I could not help viewing with a bit of whimsey the following from Ray Cave's piece (The Fresh Face of Sport, Aug. 21): "Seven years of professional golf saw the end of the domination of Hogan and Snead, the rise of Arnold Palmer and the realization that finesse is no longer enough. Power has become vital." This statement seems hardly appropriate in a year that has seen Gene Littler win the Open and Jerry Barber the PGA. Certainly, neither of these could be thought of as exponents of power.
Actually, golf is little different now from what it always has been. It helps, of course, to get the ball well out from the tee, but the ability to do so is only a help, not a decisive factor.
After all, Hogan and Snead were pretty good hitters, and Arnold Palmer has been as good as anybody on and around the greens, especially when he has been winning.
Let's not spread the news that you have to be a strong man to be a successful golfer. The ball still has to be put into the hole.
ROBERT TYRE JONES JR.
Who would have thought that on SPORTS ILLUSTRATED'S seventh anniversary a glance into the past would have revealed so many changes? The Fresh Face of Sport was probably the most interesting sports feature that I have ever read.
After reading your explosive last-word expos� on the increasing crime rate among American baseballs (Yes, It's Livelier, Aug. 28), I begin to understand why there are so many skeptics in the world today. About the only thing that article proved is that you are touched in the headline. It may be true that the thing is hopped up, juiced up, rabid, hypertensive. Personally, I couldn't care less.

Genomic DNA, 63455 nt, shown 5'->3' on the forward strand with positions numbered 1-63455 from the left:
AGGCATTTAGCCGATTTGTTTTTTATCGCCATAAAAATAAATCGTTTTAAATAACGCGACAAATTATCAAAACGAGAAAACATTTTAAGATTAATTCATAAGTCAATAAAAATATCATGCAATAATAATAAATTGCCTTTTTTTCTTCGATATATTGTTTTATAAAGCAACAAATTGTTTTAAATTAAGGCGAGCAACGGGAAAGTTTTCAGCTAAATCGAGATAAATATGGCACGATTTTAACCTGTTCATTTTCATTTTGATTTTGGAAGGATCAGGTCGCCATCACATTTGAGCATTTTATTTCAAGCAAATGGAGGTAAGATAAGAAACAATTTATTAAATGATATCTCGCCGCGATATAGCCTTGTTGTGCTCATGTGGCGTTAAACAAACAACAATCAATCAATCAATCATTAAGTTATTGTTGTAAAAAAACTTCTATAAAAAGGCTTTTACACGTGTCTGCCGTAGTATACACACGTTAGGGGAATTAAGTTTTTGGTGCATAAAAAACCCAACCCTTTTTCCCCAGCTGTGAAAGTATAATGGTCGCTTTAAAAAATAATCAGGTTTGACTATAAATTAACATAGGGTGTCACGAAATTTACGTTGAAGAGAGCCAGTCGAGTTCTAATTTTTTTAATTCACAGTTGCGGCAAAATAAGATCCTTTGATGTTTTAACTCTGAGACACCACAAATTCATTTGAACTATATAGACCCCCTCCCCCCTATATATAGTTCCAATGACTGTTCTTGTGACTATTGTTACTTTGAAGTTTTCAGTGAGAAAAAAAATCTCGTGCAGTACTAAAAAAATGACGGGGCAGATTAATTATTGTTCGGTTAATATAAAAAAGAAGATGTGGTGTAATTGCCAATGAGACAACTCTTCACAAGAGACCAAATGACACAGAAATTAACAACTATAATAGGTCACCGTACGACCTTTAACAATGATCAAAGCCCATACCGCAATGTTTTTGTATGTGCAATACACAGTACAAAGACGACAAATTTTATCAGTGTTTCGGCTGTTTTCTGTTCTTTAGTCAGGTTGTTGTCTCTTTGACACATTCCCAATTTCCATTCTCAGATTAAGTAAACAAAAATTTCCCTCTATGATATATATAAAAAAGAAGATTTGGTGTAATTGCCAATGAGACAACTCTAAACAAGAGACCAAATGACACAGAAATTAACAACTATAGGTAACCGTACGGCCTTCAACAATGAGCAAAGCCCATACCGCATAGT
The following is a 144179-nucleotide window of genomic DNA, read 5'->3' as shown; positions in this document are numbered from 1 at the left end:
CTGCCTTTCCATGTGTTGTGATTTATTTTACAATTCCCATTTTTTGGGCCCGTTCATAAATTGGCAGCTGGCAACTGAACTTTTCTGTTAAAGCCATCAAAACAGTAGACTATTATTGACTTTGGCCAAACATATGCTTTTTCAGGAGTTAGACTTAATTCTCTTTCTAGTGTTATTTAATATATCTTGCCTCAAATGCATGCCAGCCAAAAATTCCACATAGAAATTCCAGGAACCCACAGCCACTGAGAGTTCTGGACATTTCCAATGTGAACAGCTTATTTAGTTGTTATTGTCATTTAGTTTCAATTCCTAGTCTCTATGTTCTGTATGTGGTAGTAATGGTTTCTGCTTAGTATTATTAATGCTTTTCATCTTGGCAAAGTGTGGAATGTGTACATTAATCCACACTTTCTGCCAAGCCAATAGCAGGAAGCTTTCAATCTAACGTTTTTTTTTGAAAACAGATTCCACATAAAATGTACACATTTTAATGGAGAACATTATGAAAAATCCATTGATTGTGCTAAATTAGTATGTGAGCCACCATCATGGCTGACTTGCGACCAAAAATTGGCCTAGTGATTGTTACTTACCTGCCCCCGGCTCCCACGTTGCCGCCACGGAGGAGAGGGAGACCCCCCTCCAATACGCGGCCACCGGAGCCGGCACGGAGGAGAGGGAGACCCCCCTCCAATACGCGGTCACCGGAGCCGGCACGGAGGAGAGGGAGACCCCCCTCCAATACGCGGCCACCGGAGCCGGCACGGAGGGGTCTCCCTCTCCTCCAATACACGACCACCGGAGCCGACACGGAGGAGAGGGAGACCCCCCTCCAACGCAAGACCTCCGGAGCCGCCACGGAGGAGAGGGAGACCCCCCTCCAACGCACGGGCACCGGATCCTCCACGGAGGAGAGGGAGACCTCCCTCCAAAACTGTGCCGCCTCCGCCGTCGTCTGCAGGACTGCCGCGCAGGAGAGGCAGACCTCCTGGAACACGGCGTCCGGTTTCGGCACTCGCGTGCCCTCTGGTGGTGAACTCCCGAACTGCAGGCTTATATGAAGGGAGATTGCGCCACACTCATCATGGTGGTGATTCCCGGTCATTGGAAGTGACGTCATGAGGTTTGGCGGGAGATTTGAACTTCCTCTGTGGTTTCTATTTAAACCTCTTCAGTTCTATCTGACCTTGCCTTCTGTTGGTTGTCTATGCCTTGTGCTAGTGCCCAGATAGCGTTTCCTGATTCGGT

Rockville Centre, N.Y.
Why isn't there a home run boom in the National League, which uses the same "livelier" ball as the American?
?There is. The NL record for home runs in a season (1,263, set in 1955) probably will be broken this year.—ED.
Congratulations for printing Last Inning of an Angry Man (Aug. 21). It removed the stigma of Cobb being a dirty player, and it gave Cobb the true image of being a fair, just and determined player, which he was. Ty Cobb was the greatest of the great!
You captioned a picture of Ty Cobb sliding into home: " Cobb denied he was a ruthless base runner, but old photograph shows him leaping spikes high at the catcher." With the catcher blocking the plate, Cobb is doing only what any professional would do under this condition.
REGINALD E. LARSON